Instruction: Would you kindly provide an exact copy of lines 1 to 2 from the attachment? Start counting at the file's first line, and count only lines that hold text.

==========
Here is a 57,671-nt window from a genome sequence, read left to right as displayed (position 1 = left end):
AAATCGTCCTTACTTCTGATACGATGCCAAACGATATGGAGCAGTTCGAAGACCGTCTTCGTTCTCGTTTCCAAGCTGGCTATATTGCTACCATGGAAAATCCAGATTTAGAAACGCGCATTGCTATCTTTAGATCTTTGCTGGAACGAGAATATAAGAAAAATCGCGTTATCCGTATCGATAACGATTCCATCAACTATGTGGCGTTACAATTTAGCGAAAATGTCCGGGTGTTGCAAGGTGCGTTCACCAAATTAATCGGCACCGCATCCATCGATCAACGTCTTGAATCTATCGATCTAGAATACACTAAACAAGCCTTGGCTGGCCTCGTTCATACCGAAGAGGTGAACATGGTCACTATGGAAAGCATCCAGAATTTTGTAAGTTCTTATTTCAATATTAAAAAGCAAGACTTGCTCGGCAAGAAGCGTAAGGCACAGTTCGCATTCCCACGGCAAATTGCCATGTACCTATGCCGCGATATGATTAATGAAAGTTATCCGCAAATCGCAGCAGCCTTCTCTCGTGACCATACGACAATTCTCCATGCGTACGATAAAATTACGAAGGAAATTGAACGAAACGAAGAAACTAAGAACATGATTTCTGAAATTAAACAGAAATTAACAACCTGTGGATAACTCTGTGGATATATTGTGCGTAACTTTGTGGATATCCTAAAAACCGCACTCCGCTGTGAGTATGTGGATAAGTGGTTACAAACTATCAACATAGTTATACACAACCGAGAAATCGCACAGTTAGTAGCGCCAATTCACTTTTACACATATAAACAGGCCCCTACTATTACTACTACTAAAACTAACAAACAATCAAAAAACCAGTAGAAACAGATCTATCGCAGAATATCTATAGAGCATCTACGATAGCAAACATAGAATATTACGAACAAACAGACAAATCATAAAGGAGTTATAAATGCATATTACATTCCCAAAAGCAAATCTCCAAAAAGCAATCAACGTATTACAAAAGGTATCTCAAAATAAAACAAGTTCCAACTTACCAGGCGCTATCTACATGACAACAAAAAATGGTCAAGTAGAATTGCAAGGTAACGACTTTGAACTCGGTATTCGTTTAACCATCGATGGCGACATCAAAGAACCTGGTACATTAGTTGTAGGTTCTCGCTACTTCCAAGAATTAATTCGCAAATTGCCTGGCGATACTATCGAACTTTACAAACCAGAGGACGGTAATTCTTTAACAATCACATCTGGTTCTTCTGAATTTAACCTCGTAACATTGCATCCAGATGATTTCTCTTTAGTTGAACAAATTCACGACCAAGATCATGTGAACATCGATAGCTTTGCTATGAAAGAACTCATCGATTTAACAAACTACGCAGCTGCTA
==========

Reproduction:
Here is a 57,671-nt window from a genome sequence, read left to right as displayed (position 1 = left end):
AAATCGTCCTTACTTCTGATACGATGCCAAACGATATGGAGCAGTTCGAAGACCGTCTTCGTTCTCGTTTCCAAGCTGGCTATATTGCTACCATGGAAAATCCAGATTTAGAAACGCGCATTGCTATCTTTAGATCTTTGCTGGAACGAGAATATAAGAAAAATCGCGTTATCCGTATCGATAACGATTCCATCAACTATGTGGCGTTACAATTTAGCGAAAATGTCCGGGTGTTGCAAGGTGCGTTCACCAAATTAATCGGCACCGCATCCATCGATCAACGTCTTGAATCTATCGATCTAGAATACACTAAACAAGCCTTGGCTGGCCTCGTTCATACCGAAGAGGTGAACATGGTCACTATGGAAAGCATCCAGAATTTTGTAAGTTCTTATTTCAATATTAAAAAGCAAGACTTGCTCGGCAAGAAGCGTAAGGCACAGTTCGCATTCCCACGGCAAATTGCCATGTACCTATGCCGCGATATGATTAATGAAAGTTATCCGCAAATCGCAGCAGCCTTCTCTCGTGACCATACGACAATTCTCCATGCGTACGATAAAATTACGAAGGAAATTGAACGAAACGAAGAAACTAAGAACATGATTTCTGAAATTAAACAGAAATTAACAACCTGTGGATAACTCTGTGGATATATTGTGCGTAACTTTGTGGATATCCTAAAAACCGCACTCCGCTGTGAGTATGTGGATAAGTGGTTACAAACTATCAACATAGTTATACACAACCGAGAAATCGCACAGTTAGTAGCGCCAATTCACTTTTACACATATAAACAGGCCCCTACTATTACTACTACTAAAACTAACAAACAATCAAAAAACCAGTAGAAACAGATCTATCGCAGAATATCTATAGAGCATCTACGATAGCAAACATAGAATATTACGAACAAACAGACAAATCATAAAGGAGTTATAAATGCATATTACATTCCCAAAAGCAAATCTCCAAAAAGCAATCAACGTATTACAAAAGGTATCTCAAAATAAAACAAGTTCCAACTTACCAGGCGCTATCTACATGACAACAAAAAATGGTCAAGTAGAATTGCAAGGTAACGACTTTGAACTCGGTATTCGTTTAACCATCGATGGCGACATCAAAGAACCTGGTACATTAGTTGTAGGTTCTCGCTACTTCCAAGAATTAATTCGCAAATTGCCTGGCGATACTATCGAACTTTACAAACCAGAGGACGGTAATTCTTTAACAATCACATCTGGTTCTTCTGAATTTAACCTCGTAACATTGCATCCAGATGATTTCTCTTTAGTTGAACAAATTCACGACCAAGATCATGTGAACATCGATAGCTTTGCTATGAAAGAACTCATCGATTTAACAAACTACGCAGCTGCTA